What concerns me about this is that one of the visions that at least I have in my mind in terms of what this rule is designed to accomplish is tied up with the fact, at least in the United States, I don't know if this is true everywhere, but that the — is that every lawyer in a firm working on a particular matter has a separate and independent duty to the client corporation, a duty that does not run through the partner of their firm, but runs directly to that corporation.

In my own mind, and this is a product of my own personal experience, a vision I have is that lowly associate, churning their way through endless due diligence, that and coming up on something that just doesn't jive with what is being discussed in the drafting room.

It is important, I think, from the investor protection perspective that that associate have a clear individual duty to act on that information if they are convinced that it genuinely is — represents a violation of law, and that that duty does not merely run to the partner of their firm, but to their client.

So it concerns me that in looking for more practical ways of dealing with this, with these problems, that we might perhaps inadvertently damage that particular form of investor protection, which I think many investors were familiar with the process by which securities filings are drafted.

I have a great deal of concern for it. It's that person who often has the information that noone else has and needs to be integrated into the process.

I would come to this question of noisy withdrawal. As I said earlier, I think that the investment community recognizes that there is an issue here. It's a serious one that needs to be harmonized.

The Commission cannot be in the position of demanding that individuals do the impossible. I will say in the Commission's defense here that there is statutory language and it's very clear. It says attorneys appearing and practicing before the Commission in any way in the representation of issuers, and the Commission has to live with that language, and I think — and similarly the Commission has to live with their deadlines.

I'm sympathetic to the difficulties that those deadlines create.

But I would say a point about this that I'm curious about, which is the focus of many of the people who have commented, particularly from the civil law regime perspective, is that the notion of disclosing — the notion of repudiating a particular aspect of their work as part of the noisy withdrawal is a clear violation of the duty of confidentiality under those regimes.

I'm curious whether someone could tell me whether, in their particular regimes, whether particular countries of the European community or Japan or elsewhere it would be the case that a resignation, just pure and simple, would be a violation of that duty.

It seems to me impossible, in a sense, to resign in secret. You have to inform those who you are representing your client in front of that you have resigned. So I wonder at what level here in terms of noisy withdrawal does, in fact, the clear conflict, in your view, kick in.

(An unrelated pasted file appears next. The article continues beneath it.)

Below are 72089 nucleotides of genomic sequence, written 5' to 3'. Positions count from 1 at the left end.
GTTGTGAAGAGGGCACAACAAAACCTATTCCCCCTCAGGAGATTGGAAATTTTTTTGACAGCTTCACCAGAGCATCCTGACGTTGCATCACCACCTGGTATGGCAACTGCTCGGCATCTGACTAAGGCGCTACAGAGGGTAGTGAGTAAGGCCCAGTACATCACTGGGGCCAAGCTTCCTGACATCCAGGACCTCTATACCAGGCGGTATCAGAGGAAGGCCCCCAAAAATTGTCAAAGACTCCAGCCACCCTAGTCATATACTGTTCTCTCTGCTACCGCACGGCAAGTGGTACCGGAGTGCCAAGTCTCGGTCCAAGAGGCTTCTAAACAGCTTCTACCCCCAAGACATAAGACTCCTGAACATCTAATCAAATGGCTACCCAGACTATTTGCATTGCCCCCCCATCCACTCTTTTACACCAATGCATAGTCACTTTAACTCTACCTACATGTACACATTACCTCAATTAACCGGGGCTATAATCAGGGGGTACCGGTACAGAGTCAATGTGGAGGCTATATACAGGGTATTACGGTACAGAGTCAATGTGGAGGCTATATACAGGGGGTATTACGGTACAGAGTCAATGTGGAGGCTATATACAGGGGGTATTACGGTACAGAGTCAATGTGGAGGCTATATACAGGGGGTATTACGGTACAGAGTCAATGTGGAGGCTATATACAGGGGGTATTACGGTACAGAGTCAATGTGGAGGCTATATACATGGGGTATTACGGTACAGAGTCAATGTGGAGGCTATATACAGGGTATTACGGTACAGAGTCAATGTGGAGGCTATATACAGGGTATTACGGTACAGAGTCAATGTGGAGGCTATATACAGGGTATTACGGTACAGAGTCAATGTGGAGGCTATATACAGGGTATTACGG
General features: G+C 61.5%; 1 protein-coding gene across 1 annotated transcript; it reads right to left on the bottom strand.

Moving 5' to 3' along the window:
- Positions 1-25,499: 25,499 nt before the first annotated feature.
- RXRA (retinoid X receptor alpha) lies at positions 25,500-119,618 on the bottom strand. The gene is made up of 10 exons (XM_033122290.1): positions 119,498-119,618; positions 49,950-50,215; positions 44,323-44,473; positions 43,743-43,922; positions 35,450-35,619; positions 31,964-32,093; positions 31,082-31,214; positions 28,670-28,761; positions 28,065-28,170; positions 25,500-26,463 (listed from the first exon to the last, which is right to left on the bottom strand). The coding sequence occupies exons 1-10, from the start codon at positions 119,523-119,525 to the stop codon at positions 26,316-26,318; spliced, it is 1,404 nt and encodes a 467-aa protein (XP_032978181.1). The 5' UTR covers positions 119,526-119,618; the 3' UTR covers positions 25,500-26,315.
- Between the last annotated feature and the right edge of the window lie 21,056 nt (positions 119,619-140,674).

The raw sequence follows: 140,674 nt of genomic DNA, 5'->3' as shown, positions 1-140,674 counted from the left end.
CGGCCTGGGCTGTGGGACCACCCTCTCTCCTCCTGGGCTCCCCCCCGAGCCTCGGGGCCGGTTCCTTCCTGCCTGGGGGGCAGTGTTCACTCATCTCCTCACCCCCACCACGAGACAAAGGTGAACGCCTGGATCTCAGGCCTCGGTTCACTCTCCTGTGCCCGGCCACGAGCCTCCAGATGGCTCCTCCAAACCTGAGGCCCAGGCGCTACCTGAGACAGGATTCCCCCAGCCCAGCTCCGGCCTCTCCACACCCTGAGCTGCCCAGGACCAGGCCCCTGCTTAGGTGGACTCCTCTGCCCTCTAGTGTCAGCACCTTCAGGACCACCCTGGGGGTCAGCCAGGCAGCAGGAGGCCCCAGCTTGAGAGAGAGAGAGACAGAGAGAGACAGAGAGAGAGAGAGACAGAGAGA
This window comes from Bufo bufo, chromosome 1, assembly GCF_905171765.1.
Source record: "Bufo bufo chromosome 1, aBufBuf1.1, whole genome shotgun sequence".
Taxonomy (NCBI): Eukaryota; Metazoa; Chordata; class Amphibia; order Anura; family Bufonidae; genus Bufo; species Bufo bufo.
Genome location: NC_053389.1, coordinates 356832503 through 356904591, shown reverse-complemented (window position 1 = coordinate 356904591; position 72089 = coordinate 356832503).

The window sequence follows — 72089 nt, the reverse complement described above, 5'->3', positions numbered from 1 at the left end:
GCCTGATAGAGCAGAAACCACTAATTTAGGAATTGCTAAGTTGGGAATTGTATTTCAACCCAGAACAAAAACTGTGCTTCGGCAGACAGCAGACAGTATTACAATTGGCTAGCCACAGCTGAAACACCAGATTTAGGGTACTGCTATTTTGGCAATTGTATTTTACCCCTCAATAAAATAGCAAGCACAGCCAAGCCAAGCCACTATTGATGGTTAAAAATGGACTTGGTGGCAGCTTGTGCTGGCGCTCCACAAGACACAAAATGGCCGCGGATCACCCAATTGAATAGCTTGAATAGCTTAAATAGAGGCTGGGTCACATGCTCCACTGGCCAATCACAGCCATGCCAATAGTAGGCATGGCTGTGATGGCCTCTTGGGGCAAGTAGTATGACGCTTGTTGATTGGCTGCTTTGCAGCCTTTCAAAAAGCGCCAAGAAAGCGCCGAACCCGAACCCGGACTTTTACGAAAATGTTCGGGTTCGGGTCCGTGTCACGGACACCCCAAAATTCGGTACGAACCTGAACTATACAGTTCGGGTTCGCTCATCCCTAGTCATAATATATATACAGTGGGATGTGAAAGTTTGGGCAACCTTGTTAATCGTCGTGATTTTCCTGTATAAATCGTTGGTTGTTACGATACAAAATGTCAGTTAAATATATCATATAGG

Is it the act of resigning? Would it be the act of resigning while letting someone know, probably the marketplace, that you are resigning pursuant to a requirement of some kind? Does that trigger, in your view, the conflict or is it, in fact, the resignation with the specific repudiation that triggers the conflict?

I would just be interested to know what people's answers would be to that.

Ms. Hook: I'm going to comment because what I want to say follows on from what a lot of other people have already said. If we're going to have a break, I would rather get it over and done with now rather than afterwards.

A number of people have talked about rules and the Law Society of England and Wales has a lot of rules. In fact, I brought the rule book with me so you can see that we have quite a lot of rules.

These are simply the procedural rules, in addition to, obviously, the rules that govern us through common law.

The original question that I think we were addressing in this part of the discussion was about where are the conflicts.

Well, in addition to the rules that govern solicitors in England and Wales, we also have overseas practice rules which take into account specific requirements that arise from practicing in other people's jurisdictions.

Now, this is where — this may not be a popular thing to say, but I come back to the issue that came up earlier about appearing and practicing, because to our minds, the definition that is in the proposed rule for appearing and practicing actually breaches Rule 1 of the solicitor's overseas practice rules, which basically have the effect of limiting or applying local rules and whether made by law or by local bodies such as the SEC to those solicitors who are either practicing in that jurisdiction or who are dual qualified.

So we would actually have a problem with the suggestion as posed by Damon Silvers earlier of what happens if you have a lawyer in Paris who has a U.S. practicing certificate. That's great. They can get exemption from that.

This is why, for us, unless the definition of appearing and practicing is drawn so narrowly that we can actually say these people are really genuinely appearing and practicing in front of the SEC, we would have difficulty judging that those people weren't breaching Rule 1 of our solicitor's overseas practice rules.